But it wasn't all antique brass and vintage tin; here, a Pantera joins the fray. I was too slow with my camera to get the two red Panteras that were leading this one.


Since we hadn't eaten, Michael and I got a Polish Dog and a Coke at the local American Legion tent. Michael ate it while I talked with a few people I'd seen back at the hotel we started from. After Michael finished eating, we ambled on past these cars at the entrance. I wanted to cross the street...


...so that we could look at the John Deere contingent. This is a Model B. I only know because it said "Model B" on it. It's the closest I could find to the one I remember my grandfather having, many decades ago.


But we didn't wander around for long. We had only got there about 6:00, and we got back in the car a few minutes after 7:00, as we had someplace else to go. In this picture, Michael is trying to figure out why we were in such a hurry, just to drive around in a first gear crawl.


And then we stopped. It was neither the first nor the last time. I was amused that we had driven sustained speeds of 80 mph, and even more sustained speeds of, like, five... and pleased that after 36 years and 120,000 miles, Betsy's unrestored original engine handled it without missing a beat.


Finally, we're moving again. Kind of. I think this might be my favorite image from the day. The people in the silver-blue Mustang, right above my mirror, had big bags of Tootsie Pops. That would become important.


Now, if you come upon crowds of people with kids lining the street, and a car somewhere in front of you is throwing out candy, you get to see stuff like this.

The wife riding shotgun in the Roush in front of us had given me a purple Tootsie Pop from the silver Mustang people, to hide from Michael for later. But the candy-throwing people gave him a red one directly, and he began working to get Betsy's innards all sticky.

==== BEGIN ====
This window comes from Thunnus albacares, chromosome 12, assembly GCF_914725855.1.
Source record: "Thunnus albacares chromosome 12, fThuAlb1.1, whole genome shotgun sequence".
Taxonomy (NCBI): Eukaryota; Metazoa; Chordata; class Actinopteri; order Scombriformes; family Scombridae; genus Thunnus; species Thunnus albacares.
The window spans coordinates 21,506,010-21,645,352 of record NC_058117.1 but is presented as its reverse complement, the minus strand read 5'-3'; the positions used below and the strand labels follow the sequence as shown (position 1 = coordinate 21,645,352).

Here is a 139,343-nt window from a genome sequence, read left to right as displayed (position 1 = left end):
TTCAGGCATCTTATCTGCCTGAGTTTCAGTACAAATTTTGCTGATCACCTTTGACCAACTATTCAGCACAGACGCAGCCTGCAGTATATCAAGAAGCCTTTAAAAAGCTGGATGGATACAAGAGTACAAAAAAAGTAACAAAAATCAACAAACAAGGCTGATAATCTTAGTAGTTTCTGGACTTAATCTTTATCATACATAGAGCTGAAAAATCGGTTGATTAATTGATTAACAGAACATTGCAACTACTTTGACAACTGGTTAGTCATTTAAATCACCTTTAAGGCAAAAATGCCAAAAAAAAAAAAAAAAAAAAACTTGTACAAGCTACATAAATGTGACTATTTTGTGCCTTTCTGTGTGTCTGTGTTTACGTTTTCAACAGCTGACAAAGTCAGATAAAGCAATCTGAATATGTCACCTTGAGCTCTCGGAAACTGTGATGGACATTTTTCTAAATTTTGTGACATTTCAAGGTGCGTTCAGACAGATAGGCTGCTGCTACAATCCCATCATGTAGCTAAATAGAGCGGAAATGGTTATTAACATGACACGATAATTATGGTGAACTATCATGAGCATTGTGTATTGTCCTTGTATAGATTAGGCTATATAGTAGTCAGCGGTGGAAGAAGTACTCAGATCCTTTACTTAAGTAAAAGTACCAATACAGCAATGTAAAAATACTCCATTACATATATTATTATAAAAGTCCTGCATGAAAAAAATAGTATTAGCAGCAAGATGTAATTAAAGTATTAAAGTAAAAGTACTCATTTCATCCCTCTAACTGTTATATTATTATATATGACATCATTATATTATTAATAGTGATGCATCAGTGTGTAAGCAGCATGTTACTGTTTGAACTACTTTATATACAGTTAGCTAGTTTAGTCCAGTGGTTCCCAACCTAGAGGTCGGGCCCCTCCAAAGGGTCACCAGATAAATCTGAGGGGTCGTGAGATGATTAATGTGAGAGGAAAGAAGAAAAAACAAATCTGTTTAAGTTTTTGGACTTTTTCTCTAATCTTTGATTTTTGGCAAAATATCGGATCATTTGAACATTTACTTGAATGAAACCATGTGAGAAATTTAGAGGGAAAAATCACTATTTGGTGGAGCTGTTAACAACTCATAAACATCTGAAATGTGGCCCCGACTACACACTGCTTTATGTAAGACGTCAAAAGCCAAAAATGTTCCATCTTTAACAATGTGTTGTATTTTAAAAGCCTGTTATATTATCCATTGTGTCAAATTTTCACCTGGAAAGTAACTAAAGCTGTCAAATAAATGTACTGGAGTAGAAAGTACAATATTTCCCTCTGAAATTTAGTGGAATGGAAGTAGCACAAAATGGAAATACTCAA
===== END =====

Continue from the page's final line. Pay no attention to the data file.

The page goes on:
I told Michael to wave, but more often he was waved at. I don't know if he found being in a parade enjoyable, but he at least found it interesting. He kept himself occupied with his red sucker, watching the people wave at him.

I had the radio on, but could still hear the P.A. announcer calling out the cars as they passed-- including a "seventy Mustang fastback" which had to be us, since we were the only one around.


The kids became bolder en masse. Over the radio and noise, I could catch snatches of voices: "Look at that little boy!" "Throw more candy!" "Rev it up!" Since the black '51 behind me did, I did, too. The '51 had a cam and a lightweight flywheel. You can tell these things by the sound, if you know what you're hearing. He said Brrappp Brrappp, while Betsy said Vroooommmmmm.

Through the course of the day, I was surprised and pleased, and after a while, somewhat embarrassed at the number of compliments offered Betsy, and the number of people that seemed interested in her. But secretly, I thought she deserved the attention.